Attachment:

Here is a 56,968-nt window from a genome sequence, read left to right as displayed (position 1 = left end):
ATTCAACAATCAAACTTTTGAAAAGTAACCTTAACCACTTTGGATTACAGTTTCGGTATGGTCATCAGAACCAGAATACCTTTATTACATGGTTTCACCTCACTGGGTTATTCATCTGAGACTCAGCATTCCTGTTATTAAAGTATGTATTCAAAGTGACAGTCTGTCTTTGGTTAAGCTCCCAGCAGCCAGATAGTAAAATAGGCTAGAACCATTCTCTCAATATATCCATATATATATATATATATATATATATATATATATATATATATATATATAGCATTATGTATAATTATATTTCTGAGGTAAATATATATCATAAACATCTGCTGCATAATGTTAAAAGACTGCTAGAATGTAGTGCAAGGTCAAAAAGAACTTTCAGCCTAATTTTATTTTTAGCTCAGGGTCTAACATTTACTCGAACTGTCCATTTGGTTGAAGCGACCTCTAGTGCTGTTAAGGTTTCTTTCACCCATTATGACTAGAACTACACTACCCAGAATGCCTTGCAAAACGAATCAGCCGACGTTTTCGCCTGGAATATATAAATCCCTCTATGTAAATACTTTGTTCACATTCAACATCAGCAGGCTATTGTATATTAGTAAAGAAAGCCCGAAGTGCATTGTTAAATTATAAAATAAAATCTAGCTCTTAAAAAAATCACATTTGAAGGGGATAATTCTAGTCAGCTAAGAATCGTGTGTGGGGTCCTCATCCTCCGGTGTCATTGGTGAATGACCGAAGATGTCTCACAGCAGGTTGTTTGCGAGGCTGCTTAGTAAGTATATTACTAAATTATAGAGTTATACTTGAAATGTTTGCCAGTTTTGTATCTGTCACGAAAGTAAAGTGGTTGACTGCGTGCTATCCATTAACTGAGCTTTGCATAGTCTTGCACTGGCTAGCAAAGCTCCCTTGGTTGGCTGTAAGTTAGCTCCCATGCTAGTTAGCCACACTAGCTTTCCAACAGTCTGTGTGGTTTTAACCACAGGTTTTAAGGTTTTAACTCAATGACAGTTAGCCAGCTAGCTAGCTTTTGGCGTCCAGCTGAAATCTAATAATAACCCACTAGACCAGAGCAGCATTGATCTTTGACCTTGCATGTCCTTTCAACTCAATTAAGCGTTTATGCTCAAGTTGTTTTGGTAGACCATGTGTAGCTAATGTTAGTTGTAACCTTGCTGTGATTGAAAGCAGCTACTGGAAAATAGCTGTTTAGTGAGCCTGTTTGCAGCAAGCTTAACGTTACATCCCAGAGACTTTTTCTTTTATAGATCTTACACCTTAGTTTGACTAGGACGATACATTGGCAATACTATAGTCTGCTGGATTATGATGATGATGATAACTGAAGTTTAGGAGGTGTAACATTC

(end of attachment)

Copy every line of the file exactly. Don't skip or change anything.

Here is a 56,968-nt window from a genome sequence, read left to right as displayed (position 1 = left end):
ATTCAACAATCAAACTTTTGAAAAGTAACCTTAACCACTTTGGATTACAGTTTCGGTATGGTCATCAGAACCAGAATACCTTTATTACATGGTTTCACCTCACTGGGTTATTCATCTGAGACTCAGCATTCCTGTTATTAAAGTATGTATTCAAAGTGACAGTCTGTCTTTGGTTAAGCTCCCAGCAGCCAGATAGTAAAATAGGCTAGAACCATTCTCTCAATATATCCATATATATATATATATATATATATATATATATATATATATATATATATAGCATTATGTATAATTATATTTCTGAGGTAAATATATATCATAAACATCTGCTGCATAATGTTAAAAGACTGCTAGAATGTAGTGCAAGGTCAAAAAGAACTTTCAGCCTAATTTTATTTTTAGCTCAGGGTCTAACATTTACTCGAACTGTCCATTTGGTTGAAGCGACCTCTAGTGCTGTTAAGGTTTCTTTCACCCATTATGACTAGAACTACACTACCCAGAATGCCTTGCAAAACGAATCAGCCGACGTTTTCGCCTGGAATATATAAATCCCTCTATGTAAATACTTTGTTCACATTCAACATCAGCAGGCTATTGTATATTAGTAAAGAAAGCCCGAAGTGCATTGTTAAATTATAAAATAAAATCTAGCTCTTAAAAAAATCACATTTGAAGGGGATAATTCTAGTCAGCTAAGAATCGTGTGTGGGGTCCTCATCCTCCGGTGTCATTGGTGAATGACCGAAGATGTCTCACAGCAGGTTGTTTGCGAGGCTGCTTAGTAAGTATATTACTAAATTATAGAGTTATACTTGAAATGTTTGCCAGTTTTGTATCTGTCACGAAAGTAAAGTGGTTGACTGCGTGCTATCCATTAACTGAGCTTTGCATAGTCTTGCACTGGCTAGCAAAGCTCCCTTGGTTGGCTGTAAGTTAGCTCCCATGCTAGTTAGCCACACTAGCTTTCCAACAGTCTGTGTGGTTTTAACCACAGGTTTTAAGGTTTTAACTCAATGACAGTTAGCCAGCTAGCTAGCTTTTGGCGTCCAGCTGAAATCTAATAATAACCCACTAGACCAGAGCAGCATTGATCTTTGACCTTGCATGTCCTTTCAACTCAATTAAGCGTTTATGCTCAAGTTGTTTTGGTAGACCATGTGTAGCTAATGTTAGTTGTAACCTTGCTGTGATTGAAAGCAGCTACTGGAAAATAGCTGTTTAGTGAGCCTGTTTGCAGCAAGCTTAACGTTACATCCCAGAGACTTTTTCTTTTATAGATCTTACACCTTAGTTTGACTAGGACGATACATTGGCAATACTATAGTCTGCTGGATTATGATGATGATGATAACTGAAGTTTAGGAGGTGTAACATTC